THE Teaching Professor Blog
The Teaching Professor Blog is written by Dr. Maryellen Weimer, professor emerita at Penn State Berks and one of the nation’s most highly regarded authorities on effective college teaching. Many of you know Maryellen as the editor of The Teaching Professor newsletter and from her book Learner-Centered Teaching: Five Key Changes to Practice, which is considered the go-to guide for educators looking to adopt a learner-centered approach in their classrooms.
The Teaching Professor Blog features a new weekly post from Maryellen on such topics as: the scholarship of teaching and learning, student engagement, classroom policies, active learning, assignment strategies, grading and feedback, and student performance.
CURRENT ARTICLE • March 25th, 2015
“From the way students act at the beginning of a class we can tell a great deal about the profs who taught them previously.” It’s an insight offered by David Johnson and Roger Johnson, the well-known cooperative learning researchers and advocates.
OTHER RECENT ARTICLES
The evidence that students retain content longer and can apply it better when exams and finals are cumulative is compelling. When I pointed to the evidence in a recent workshop, a faculty member responded, “But I can’t use cumulative exams. My students would revolt.” Students don’t like cumulative exams for the very reason we should be using them: they force regular, repeated encounters with the content. And it’s those multiple interactions with the material that move learning from memorization to understanding.
Is it time to change the online learning conversation? The debate about whether online courses are a good idea continues with most people still on one side or the other. Who’s right or wrong is overshadowed by what the flexibility and convenience of online education has offered institutions and students. Those features opened the door, and online learning has come inside and is making itself at home in most of our institutions. No doubt the debate over the value of online learning will continue, but perhaps it’s being judged by the wrong criteria.
The emergence of different kinds of group work is a welcome outgrowth of the move away from lectures. There’s still plenty of lecturing going on, but there’s less than there used to be. In its place are a variety of activities that more effectively engage students; one of the most common being the use of group work.
February 25 - Cohort Groups Can Present Special Challenges
Many of us have encountered cohort groups in our teaching, and by that I mean those groups of students that proceed together through a program, typically a professional one. They take all or most of their courses together, often in lock step. Cohort teaching happens to some degree in most courses. Students in a major at smaller institutions often end up taking many of their courses together. Sometimes there are cohort groups within a class, say a group of commuter students who went to the same high school, or students who live on campus in the same residence hall, or a group of adults taking a work-related course.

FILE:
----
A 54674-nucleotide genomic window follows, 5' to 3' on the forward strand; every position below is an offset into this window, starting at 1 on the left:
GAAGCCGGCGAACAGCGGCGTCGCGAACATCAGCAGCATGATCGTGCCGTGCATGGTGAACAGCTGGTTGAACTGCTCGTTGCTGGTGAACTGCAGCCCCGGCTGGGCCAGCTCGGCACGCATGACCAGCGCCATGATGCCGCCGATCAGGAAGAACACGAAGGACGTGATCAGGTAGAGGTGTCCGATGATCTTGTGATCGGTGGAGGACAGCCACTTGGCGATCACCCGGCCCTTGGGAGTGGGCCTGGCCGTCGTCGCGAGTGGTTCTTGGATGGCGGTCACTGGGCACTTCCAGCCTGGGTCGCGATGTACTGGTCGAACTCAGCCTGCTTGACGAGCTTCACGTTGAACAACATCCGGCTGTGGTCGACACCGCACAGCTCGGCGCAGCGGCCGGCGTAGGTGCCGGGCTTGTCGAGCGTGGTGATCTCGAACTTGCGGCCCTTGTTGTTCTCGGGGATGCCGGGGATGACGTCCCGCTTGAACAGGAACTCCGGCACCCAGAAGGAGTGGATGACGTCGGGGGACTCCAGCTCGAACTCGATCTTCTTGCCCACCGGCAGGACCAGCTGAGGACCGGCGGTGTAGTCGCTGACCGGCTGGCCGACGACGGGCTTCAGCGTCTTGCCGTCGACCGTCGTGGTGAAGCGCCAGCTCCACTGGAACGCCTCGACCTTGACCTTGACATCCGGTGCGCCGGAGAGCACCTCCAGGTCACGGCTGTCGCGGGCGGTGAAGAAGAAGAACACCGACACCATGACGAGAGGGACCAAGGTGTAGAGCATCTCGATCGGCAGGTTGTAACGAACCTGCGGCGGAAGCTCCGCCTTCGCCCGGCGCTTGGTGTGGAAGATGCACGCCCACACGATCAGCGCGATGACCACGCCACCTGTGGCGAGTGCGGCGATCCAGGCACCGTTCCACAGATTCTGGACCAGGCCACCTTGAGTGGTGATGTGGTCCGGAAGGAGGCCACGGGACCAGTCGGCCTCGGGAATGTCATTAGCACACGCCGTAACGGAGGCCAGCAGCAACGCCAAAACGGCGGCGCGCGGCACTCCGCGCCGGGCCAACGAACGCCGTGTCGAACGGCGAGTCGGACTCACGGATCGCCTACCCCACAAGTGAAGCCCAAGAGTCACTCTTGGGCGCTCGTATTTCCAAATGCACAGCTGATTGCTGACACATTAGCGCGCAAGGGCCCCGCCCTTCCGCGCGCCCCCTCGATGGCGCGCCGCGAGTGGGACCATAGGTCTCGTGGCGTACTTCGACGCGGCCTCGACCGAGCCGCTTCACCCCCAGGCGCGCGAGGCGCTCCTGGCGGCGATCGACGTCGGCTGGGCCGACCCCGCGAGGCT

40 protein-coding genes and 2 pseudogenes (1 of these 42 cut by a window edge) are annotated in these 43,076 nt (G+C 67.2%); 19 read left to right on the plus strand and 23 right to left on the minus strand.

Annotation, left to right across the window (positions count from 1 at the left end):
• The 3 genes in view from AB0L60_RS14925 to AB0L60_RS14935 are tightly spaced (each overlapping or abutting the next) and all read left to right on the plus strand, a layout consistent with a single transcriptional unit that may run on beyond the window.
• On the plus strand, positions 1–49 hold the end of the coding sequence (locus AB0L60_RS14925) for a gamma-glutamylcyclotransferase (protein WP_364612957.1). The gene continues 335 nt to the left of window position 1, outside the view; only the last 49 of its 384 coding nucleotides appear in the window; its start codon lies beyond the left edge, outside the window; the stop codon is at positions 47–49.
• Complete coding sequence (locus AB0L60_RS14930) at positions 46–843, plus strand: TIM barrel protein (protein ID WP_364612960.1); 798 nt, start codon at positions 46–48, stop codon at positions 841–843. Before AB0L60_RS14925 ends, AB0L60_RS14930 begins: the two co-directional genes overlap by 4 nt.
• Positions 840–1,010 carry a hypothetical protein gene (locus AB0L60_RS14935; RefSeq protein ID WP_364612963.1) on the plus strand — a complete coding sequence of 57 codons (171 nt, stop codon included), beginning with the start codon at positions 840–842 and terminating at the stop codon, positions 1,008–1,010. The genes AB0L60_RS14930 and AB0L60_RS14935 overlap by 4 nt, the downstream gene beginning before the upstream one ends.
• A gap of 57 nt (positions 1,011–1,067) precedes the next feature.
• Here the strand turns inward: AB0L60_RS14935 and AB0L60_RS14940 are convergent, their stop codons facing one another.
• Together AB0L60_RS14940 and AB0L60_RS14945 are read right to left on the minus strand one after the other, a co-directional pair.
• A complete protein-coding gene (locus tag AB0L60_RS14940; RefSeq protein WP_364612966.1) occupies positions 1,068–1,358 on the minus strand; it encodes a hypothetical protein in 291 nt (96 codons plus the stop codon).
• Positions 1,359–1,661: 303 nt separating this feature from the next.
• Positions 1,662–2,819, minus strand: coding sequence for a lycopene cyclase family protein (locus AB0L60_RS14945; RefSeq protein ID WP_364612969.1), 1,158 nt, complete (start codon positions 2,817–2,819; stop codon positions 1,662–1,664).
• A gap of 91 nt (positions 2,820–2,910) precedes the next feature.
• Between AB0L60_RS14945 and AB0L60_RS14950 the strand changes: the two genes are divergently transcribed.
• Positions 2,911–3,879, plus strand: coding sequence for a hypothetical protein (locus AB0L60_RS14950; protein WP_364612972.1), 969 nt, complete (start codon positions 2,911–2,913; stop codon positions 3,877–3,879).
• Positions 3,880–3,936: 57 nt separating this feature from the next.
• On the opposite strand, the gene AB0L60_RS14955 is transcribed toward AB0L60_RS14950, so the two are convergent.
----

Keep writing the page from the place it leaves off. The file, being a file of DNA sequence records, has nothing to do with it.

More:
February 18 - Office Hours Redux
In the final post of 2014, I shared some comments about blog “conversations,” wondering what else we might do to take our exchanges to the next level. The comments made in response to a post are typically shared across a period of time. If you’re one of the first to comment, do you return later to read what other folks had to say? I’m doubtful that many us of have that sort of time.
February 11 - Our Ongoing Quest to Improve Student Learning: High Standards and Realistic Expectations
“Teaching is such a challenge! Just when one thinks improvements are happening, the goal post of perfection moves further away. A bit like getting better headlights on one’s car: now you can see as far as the next corner, but the final destination remains out of sight!” Thanks to Nigel Armstrong, whom I met during a professional development day at Niagara University, for this insight.
Providing students with useful information about how to function effectively when they work in groups stands a good chance of improving what the group produces. It also helps students develop important skills they can use in group activities in college and beyond. Providing the information doesn’t guarantee that students will make use of it, but it’s a better option than not providing it.
This weekend I discovered a “memo to students who are disappointed with their last test grade.” What a great idea! I wasn’t surprised when I found out it was more of Rich Felder’s good work.
Students are terribly optimistic about their grades, especially at the beginning of a course. Then comes the first exam, many of us giving it early on in an attempt to dislodge these convictions that success will come easily and with little or no effort. If we return the exams during class, disappointment hangs heavy in the air. In those moments of despair there’s an opportunity to confront students with what they might have done (or not done) that caused (or is at least related to) that disappointing score.
January 21 - Why Students Don’t Attend Office Hours
More than 600 students answered 17 survey items about one of their courses in order to help researchers explore factors that influence students’ use of office hours. The research goal was to identify ways instructors could increase the use of office hours because so many students don’t take advantage of this opportunity to interact with faculty. Sixty-six percent of these students reported that they had not attended office hours for the course in question. The remaining third had been to the instructor’s office once. Only 8% reported attending office hours more than once a month. These percentages are consistent with previous findings.